With the announcement of Dr. Isaiah Crevier’s candidacy for city council, it is worth revisiting his comments at the rancorous Sept. 2 city council meeting, in which a mask mandate was first proposed, and a large group in red came to oppose restrictions. Dr. Crevier, in red, went further than simply opposing regulation. He said, “I may lose business because of this, but I think freedom is more important than money, and freedom is more important than business, and my family and I will not be participating with the current agenda if it is passed tonight. We will not be wearing a mask.” This was non-negotiable for him.
In contrast, Dr. Rebecca Vandekop spoke a few minutes later, asking everyone to take action to prevent deaths in their community. She memorably shared how emotionally exhausting it has been to work in the respiratory clinic. She said she keeps on because “I love and care for my community, which is also why I choose to wear a mask when I’m out and about. Because I love and care for my community. To me, that is an act of kindness and of caring for my fellow man. It doesn’t hurt me to wear a piece of fabric on my face. It doesn’t cause me any harm, but it can potentially protect someone from an illness that I might have.” This was a wonderful summary of why many wore a mask and took other precautions this year; we were motivated to work together to protect each other’s health. We have been looking out for our community this year.
After Dr. Vandekop’s comments, Dr. Crevier returned to the podium to make a “correction,” declaring, “These people are not here because they want to kill people. Period.” He was greeted with loud applause by the crowd and then reiterated that he was unwilling to take actions to protect his neighbors beyond washing his hands.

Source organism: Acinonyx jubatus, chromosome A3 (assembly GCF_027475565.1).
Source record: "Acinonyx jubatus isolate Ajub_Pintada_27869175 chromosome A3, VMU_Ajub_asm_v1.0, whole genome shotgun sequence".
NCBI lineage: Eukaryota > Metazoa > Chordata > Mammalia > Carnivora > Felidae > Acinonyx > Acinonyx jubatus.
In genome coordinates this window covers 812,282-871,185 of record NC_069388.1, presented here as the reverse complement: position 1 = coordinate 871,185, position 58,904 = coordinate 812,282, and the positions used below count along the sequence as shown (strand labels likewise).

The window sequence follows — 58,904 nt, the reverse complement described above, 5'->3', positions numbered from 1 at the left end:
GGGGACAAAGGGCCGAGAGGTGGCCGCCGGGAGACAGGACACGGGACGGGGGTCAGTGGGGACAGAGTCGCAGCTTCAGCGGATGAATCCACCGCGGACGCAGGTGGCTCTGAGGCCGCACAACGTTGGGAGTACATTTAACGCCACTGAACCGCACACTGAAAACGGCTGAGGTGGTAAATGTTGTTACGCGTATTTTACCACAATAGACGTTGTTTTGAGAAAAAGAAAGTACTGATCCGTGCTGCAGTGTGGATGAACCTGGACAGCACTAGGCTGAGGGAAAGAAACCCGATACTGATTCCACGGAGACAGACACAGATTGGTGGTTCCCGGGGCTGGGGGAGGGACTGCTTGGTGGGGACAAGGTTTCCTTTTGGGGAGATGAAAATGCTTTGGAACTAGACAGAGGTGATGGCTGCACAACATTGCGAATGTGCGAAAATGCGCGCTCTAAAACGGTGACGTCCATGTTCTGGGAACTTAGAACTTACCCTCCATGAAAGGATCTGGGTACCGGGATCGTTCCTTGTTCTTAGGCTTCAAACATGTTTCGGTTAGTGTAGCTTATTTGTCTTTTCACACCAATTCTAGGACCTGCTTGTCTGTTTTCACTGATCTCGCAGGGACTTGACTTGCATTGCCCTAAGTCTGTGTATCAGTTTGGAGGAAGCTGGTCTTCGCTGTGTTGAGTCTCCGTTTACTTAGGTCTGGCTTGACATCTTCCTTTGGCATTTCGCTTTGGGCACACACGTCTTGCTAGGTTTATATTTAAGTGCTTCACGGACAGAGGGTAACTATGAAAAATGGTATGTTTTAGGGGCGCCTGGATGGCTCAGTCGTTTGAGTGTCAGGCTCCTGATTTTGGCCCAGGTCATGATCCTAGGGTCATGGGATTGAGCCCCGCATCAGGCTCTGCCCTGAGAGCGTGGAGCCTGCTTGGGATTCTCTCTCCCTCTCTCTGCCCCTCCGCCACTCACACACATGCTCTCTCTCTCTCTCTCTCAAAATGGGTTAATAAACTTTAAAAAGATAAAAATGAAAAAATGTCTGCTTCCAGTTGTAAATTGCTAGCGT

I am uncomfortable with elevating someone to leadership who is so vocally disdainful of taking small actions to protect his neighbor and who takes these suggestions as a personal attack on his “freedom.”
I believe Dr. Vandekop’s comments were the ones we should follow. I am proud of how Brookings has come together to watch out for each other during the pandemic. It is likely not a coincidence that, of the 10 most populous counties in South Dakota, the one that took the most action (Brookings) is the one with the lowest death rate. Our current leadership, including incumbents Patty Bacon and Nick Wendell, deserve credit for listening to the experts, taking reasonable steps for public health, and trying to set a good example of looking out for our neighbors. There are many reasons to recommend the incumbent candidates (such as progress made on affordable housing issues), but their visible empathy, calm and leadership during this crisis are a large part of why I am supporting Nick Wendell and Patty Bacon for city council.